Things I wish I had known about the McGill direct-entry master’s in nursing

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There are a number of things I wish I had known before I accepted the offer of a spot in the direct-entry master’s in nursing at McGill. You may still want to go into this programme, but these are a few of the things that I wish I had known, going into it. This may be of interest to people who are deciding whether or not to apply over the next few months.

It will not be possible to go to all your classes

The direct-entry programme schedules your clinical in conflict with other required courses. This means that you actually can’t possibly go to all your classes, because you have to go to clinical instead. Complain all you like, and the professors will agree with you, cluck their tongues and say it’s terrible, but nothing will be done to change it.

There are major administrative problems that the programme refuses to acknowledge

The venue of my first clinical assignment had no idea that my classmates and I were coming. McGill told us to go to a retirement home that had not invited us to come. We were a complete surprise to them when we showed up. Eventually we were given contact information for residents to follow, but the person that I was told had “volunteered” to be followed by a nursing student for the semester refused to meet with me, saying that she had never been asked, and that she was uninterested.

When I took this up with the professor running my clinical assignment, she expressed that she felt it was a failure on my part, that I would be marked accordingly and that I should have “done nursing” anyway. Attempts to clarify what she meant by “nursing” in this context were unsuccessful. Requests for help in this impossible assignment were considered hostile by the professors.

This sort of administrative failure was in my experience typical of the programme as a whole.

The direct-entry programme is not recognised by the College of Nurses of Ontario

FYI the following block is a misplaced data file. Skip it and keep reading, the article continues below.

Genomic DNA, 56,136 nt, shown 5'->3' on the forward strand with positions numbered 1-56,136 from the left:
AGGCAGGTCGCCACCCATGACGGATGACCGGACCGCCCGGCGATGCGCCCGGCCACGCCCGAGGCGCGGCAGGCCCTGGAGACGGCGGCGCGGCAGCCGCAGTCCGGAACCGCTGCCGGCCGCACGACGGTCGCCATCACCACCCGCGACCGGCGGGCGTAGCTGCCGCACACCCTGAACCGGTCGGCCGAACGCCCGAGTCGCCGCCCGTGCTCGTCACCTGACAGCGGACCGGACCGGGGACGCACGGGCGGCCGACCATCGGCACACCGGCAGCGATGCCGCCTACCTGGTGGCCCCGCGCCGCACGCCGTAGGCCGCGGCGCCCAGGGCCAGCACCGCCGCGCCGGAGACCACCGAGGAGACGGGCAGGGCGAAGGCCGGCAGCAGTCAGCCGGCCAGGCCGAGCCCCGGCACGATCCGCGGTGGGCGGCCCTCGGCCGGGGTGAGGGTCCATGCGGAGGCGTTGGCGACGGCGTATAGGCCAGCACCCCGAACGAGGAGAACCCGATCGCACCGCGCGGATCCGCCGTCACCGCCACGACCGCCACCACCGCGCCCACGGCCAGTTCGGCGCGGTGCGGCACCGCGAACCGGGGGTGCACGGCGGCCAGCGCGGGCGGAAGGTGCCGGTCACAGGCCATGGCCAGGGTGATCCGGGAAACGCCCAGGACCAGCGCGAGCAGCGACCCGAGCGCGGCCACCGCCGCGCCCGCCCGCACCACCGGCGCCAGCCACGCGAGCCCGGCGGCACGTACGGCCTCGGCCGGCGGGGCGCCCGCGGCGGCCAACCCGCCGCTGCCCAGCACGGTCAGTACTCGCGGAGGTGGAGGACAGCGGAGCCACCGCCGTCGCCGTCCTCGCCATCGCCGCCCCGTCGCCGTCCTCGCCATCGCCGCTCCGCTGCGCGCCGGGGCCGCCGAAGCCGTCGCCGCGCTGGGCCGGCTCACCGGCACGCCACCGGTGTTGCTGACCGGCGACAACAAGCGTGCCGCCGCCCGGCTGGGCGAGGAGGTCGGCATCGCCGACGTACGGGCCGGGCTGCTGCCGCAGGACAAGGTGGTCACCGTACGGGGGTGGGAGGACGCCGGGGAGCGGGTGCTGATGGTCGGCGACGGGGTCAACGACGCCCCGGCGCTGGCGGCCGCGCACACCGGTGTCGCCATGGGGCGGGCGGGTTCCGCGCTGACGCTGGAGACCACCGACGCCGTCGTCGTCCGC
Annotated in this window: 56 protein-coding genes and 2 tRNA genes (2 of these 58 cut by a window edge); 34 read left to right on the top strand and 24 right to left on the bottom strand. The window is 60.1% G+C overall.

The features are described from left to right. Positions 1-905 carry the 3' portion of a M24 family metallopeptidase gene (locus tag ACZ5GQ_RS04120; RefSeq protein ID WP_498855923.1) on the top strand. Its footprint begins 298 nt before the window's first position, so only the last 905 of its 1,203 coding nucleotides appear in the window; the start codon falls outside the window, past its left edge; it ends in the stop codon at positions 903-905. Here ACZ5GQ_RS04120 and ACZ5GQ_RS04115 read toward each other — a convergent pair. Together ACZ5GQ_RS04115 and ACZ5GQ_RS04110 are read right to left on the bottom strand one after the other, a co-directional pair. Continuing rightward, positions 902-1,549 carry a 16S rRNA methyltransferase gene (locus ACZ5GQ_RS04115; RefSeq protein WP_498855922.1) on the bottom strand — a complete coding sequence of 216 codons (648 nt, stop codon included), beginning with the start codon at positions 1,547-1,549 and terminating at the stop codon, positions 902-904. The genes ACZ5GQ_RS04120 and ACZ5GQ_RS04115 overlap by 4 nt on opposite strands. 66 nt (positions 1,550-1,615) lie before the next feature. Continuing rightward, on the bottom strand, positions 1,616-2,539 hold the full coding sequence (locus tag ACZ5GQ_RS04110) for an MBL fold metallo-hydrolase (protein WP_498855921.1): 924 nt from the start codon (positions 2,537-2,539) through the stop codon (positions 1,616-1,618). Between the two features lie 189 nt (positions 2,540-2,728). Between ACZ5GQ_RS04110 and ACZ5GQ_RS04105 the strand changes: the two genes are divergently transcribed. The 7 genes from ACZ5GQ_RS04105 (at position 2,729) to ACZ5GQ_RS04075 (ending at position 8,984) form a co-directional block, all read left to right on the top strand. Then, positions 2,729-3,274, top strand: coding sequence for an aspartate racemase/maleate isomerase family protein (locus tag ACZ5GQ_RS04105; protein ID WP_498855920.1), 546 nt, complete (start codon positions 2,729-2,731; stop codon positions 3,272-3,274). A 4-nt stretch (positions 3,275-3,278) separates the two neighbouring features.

This is a more recent development that occurred in January of 2012, but the direct-entry nursing programme recently lost recognition from the College of Nurses of Ontario, which means that it is impossible to directly apply for licensure in Ontario, and it may take a great deal more time and money to become a nurse in Ontario.

This may be fixed before you graduate, or it may not. Enter at your own risk. The administration of the programme generally don’t think that this is a big deal, but if you are planning on going to Ontario to practice after graduation, you may not be able to do so.

The programme is very expensive if you are not from Québec

I am a Canadian citizen, but I grew up in Ontario, and so for the purposes of tuition, I am not a Québec resident as far as McGill is concerned (even though I have been working and paying taxes in the province for the last few years). This means that tuition is higher for me. If you are coming from another province, you will be in the same situation. If you are coming from America or another country, it will cost you even more.

On June 28, 2011 I went in and asked the nursing department directly how much the programme would cost. They told me that there was absolutely no way that they could make an estimate, and that I should ask the registrar. I went to the registrar, who told me that they couldn’t give me any indication about the cost of the programme until after I choose my courses.

Come September, I was shocked to receive a bill for about $11,000 in the first semester. All told, I estimate that you should probably have somewhere in the area of $20,000 set aside for one year of the three-year programme.

You will receive no financial support from McGill

Students in the first year of the direct-entry programme are not considered to be full-time master’s students, since (for historical and administrative reasons) the first year is officially designated a “qualifying year.” Hence, if you request help from Financial Aid at McGill, they will decline to help you. I stood in line at Financial Aid and asked for help, and I was given an email address to contact after I filled out a questionnaire on my programme and financial status. Upon receiving and reviewing my questionnaire by email, I received the following response:

We are unable to assist you at this time.  Please contact us later on in the semester.  Remember to update your Financial Aid Profile if your situation should change.

In short, there was nothing that McGill could do to help. Be prepared for the worst. Look into bank loans. McGill takes an attitude toward direct-entry master’s of nursing students that could be best summed up as: “you’re on your own, and you should be ashamed for asking for help.”

Bullying within the programme

During my time as a direct-entry master’s student in nursing at McGill, I was attacked on a personal and academic level by professors in a number of different ways. I was told explicitly by two of my evaluators that a particular professor was giving them instructions to decrease my mark for reasons unrelated to my performance. They told me so because they were shocked that a professor would act in this way, and thought I should know.

By the end of my time as a student, I had absolutely no confidence that I would be given a fair shot at a decent grade in the programme. With this evidence that there was no relationship between my work and my mark, I lost any faith in the credibility of the school. I spoke to the Ombudsperson, who advised me that there was nothing that could be done.